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Summer 2021 – Week 11 in Review

Hello folks, and welcome back to Wrong Every Time. With One Piece finally in the rear view, the floodgates were opened this week, as we replaced hours of dedicated One Piece time with even more feature films. I actually watched even more films than I had time to write about this week, but don’t worry! All the excess Content will surely pop up in next week’s article. In the meantime, this was a week of recent highlights, as we checked out two of 2021’s top films, as well as a magnificent work from 2020.

It’s difficult to express how exciting it is to feel my art critique muscles being stressed and rebuilt this rigorously; with every film we screen, I feel just a sliver of added context, and that much more attunement with the infinite tapestry of artistic form and influence. There’s just so much to see, so much I don’t know, and grappling with that is both exhilarating and kinda terrifying. The world of storytelling is vaster than any person could chart, but as long as I know more today than I did yesterday, I think I’m on the right track. But enough starry-eyed rambling, let’s break down some films!

Our first project this week was one of 2021’s finest films, David Lowery’s The Green Knight. Dev Patel stars as Gaiwan, a nephew of King Arthur who seeks to establish his own legend. When the mystical Green Knight appears at a Christmas feast, Gaiwan agrees to its game: he will strike one blow on the knight, and one year hence, Gaiwan must journey to the knight’s sanctum to see the blow return. Flush with confidence, Gaiwan heroically severs the knight’s head from its shoulders – only to hear the creak of laughter from the head’s lips, and a warning to keep his oath.

The Green Knight draws on fantasy traditions older and darker than our current models, trafficking in fables with unclear morals and brutal conclusions. It is simultaneously a stirring fantasy in its own right, and also a story about stories, about how we construct legend out of history, which then informs our own attempts to turn action into legend. The cinematography is gorgeous, presenting a vision of Arthurian England that is both bleak and beautiful, a harsh landscape spotted with old ruins and new grudges. Though Lowery’s visual reach is sometimes failed by his CG’s grasp, the overall effect is captivating. I found myself lamenting our lack of hundreds of competitors for such a film – The Green Knight demonstrates CG as a tool to assist the imagination, not a crutch to avoid paying union rates.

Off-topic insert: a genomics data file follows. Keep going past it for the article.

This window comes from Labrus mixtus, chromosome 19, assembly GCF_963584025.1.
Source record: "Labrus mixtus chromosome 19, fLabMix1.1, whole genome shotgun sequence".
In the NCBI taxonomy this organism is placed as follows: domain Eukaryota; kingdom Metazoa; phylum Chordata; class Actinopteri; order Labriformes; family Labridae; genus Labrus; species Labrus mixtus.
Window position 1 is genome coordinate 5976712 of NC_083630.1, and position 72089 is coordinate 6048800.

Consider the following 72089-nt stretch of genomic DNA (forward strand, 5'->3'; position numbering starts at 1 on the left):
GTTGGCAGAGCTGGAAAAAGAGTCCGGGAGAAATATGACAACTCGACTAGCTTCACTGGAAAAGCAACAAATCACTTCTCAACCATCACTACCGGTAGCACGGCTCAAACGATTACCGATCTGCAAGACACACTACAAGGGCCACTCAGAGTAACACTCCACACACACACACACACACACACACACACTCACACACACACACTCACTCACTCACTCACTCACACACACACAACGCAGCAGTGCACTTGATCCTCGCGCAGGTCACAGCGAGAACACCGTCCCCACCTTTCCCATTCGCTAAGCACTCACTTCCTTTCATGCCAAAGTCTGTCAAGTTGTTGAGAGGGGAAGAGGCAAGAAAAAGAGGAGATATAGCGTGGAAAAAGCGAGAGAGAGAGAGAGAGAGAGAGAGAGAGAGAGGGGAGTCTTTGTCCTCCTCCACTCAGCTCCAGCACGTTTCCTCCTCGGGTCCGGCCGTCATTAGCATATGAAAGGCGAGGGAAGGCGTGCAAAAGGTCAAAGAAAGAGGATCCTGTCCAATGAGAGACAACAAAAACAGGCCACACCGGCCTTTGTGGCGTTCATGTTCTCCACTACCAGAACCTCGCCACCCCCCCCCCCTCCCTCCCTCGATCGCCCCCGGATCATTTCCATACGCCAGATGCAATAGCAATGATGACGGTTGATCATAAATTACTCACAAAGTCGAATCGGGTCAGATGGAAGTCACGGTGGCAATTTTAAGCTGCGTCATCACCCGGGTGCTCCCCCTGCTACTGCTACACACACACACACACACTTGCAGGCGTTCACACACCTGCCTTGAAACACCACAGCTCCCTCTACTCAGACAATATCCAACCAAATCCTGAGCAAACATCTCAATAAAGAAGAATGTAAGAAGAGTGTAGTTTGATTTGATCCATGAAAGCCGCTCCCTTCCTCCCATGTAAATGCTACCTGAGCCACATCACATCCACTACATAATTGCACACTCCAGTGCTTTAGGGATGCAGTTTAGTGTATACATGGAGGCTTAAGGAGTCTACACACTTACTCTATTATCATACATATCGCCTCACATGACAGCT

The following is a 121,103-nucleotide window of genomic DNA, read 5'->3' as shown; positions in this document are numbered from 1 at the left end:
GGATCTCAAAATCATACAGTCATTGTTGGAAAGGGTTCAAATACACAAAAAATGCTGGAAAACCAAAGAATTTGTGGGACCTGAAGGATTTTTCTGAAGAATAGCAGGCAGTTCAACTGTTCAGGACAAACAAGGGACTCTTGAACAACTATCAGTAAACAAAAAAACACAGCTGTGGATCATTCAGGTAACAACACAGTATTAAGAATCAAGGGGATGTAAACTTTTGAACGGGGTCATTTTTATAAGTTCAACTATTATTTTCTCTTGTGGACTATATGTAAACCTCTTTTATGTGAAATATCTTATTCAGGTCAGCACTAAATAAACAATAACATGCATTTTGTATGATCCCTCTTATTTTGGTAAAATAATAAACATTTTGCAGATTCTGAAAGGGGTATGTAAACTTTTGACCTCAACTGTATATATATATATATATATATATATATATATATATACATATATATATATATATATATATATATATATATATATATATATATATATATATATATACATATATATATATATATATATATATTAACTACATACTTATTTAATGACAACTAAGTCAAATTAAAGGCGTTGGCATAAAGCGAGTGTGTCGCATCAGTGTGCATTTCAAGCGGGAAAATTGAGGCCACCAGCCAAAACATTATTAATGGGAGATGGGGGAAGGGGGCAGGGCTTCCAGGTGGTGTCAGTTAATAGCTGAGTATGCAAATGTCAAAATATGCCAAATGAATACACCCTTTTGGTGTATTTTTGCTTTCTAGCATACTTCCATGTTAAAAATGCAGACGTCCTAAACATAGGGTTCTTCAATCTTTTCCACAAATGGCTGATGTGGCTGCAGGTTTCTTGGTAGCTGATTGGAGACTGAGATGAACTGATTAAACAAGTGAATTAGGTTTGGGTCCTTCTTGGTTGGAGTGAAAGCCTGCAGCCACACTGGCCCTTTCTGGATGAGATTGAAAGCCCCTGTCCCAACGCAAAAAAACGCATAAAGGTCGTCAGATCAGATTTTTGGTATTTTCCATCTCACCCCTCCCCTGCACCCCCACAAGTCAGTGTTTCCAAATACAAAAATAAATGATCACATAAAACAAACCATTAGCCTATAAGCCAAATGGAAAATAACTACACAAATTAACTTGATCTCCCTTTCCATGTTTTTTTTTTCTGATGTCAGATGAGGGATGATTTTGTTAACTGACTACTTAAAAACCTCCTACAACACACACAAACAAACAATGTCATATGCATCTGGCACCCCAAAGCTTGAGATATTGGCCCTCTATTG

Along with its visual beauty, The Green Knight possesses a fascinating sense of moral ambiguity, which twines neatly with its reflections on the power of myth. Dev Patel is brilliant as Gawain, a boy who shows no propensity for greatness, whose elders insist on thrusting greatness upon him. He is perpetually uncertain as to the nature or meaning of his quest. Where one might expect a traditional fantasy hero to rise into gallant form over the course of his journeys, and discover the purpose of his own life along the way, Gawain undergoes no such transformation. To the end, he responds to questions of his quest’s purpose with an uncertain “…honor?”, and feels only fear and regret when his trial comes.

Gawain’s journey could be considered a fable about the uncertain nature of fame and power. Gawain departs from a life where he was content on a journey of self-discovery, but with his future decided by others, he is incapable of becoming a self-determined instrument. You could also say it is a reflection on mortality, and how only through embracing uncertainty can we achieve greatness. Or you could hone in on Gawain himself, exploring how his journey seems almost the reverse template of growth, as he discards all that once defined his humanity. The fickle nature of stories as moral guides, the tempestuous relationship between time and memory – The Green Knight could be interpreted through any of these lenses, as its greatest strength is that it doesn’t conform neatly to any of them. It defies easy thematic categorization, presenting a series of ambiguous trials and contradictory lessons that seem intended to challenge the audience just as much as Gawain. It is grim and solemn and beautiful and irreverent, ranging from high fantasy to horror to black comedy and back. The Green Knight is a triumph for Lowery and Patel, and simply one of the best fantasy films you’ll find.

We then checked out an even more recent feature, James Wan’s just-released Malignant. As I’ve discussed previously, Wan is one of the biggest names in 21st century horror, but feels somewhat divorced from the recent art horror trend spearheaded by folks like Jordan Peele and Robert Eggers. Wan’s stuff trends towards more traditionally crowd-pleasing efforts like The Conjuring – which made Malignant a delightful surprise for me, as it saw Wan experimenting far outside his usual boundaries.

Malignant is an unabashedly messy horror film, and better for it. The film starts off as a relatively conventional Wan feature, as we are introduced to a woman who is haunted by some strange, shadowy specter. The traditional scares of the film’s first third or so are quite effective, but the film really takes off when its reality starts to disintegrate, and Wan begins pulling from a wider array of horror subgenres.